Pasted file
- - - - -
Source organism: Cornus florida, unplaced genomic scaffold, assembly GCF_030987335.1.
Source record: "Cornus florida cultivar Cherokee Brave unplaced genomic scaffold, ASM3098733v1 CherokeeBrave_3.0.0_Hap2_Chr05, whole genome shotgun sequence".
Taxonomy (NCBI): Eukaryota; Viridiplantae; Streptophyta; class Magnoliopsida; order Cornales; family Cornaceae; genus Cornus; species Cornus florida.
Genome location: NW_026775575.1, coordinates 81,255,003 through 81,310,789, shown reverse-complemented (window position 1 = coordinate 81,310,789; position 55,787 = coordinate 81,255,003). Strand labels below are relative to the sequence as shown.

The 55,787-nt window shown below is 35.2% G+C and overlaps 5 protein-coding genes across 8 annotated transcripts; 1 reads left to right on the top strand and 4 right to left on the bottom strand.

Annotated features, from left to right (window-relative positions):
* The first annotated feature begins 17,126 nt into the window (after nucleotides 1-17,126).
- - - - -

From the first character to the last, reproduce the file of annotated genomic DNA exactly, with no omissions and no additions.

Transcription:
Source organism: Cornus florida, unplaced genomic scaffold, assembly GCF_030987335.1.
Source record: "Cornus florida cultivar Cherokee Brave unplaced genomic scaffold, ASM3098733v1 CherokeeBrave_3.0.0_Hap2_Chr05, whole genome shotgun sequence".
Taxonomy (NCBI): Eukaryota; Viridiplantae; Streptophyta; class Magnoliopsida; order Cornales; family Cornaceae; genus Cornus; species Cornus florida.
Genome location: NW_026775575.1, coordinates 81,255,003 through 81,310,789, shown reverse-complemented (window position 1 = coordinate 81,310,789; position 55,787 = coordinate 81,255,003). Strand labels below are relative to the sequence as shown.

The 55,787-nt window shown below is 35.2% G+C and overlaps 5 protein-coding genes across 8 annotated transcripts; 1 reads left to right on the top strand and 4 right to left on the bottom strand.

Annotated features, from left to right (window-relative positions):
* The first annotated feature begins 17,126 nt into the window (after nucleotides 1-17,126).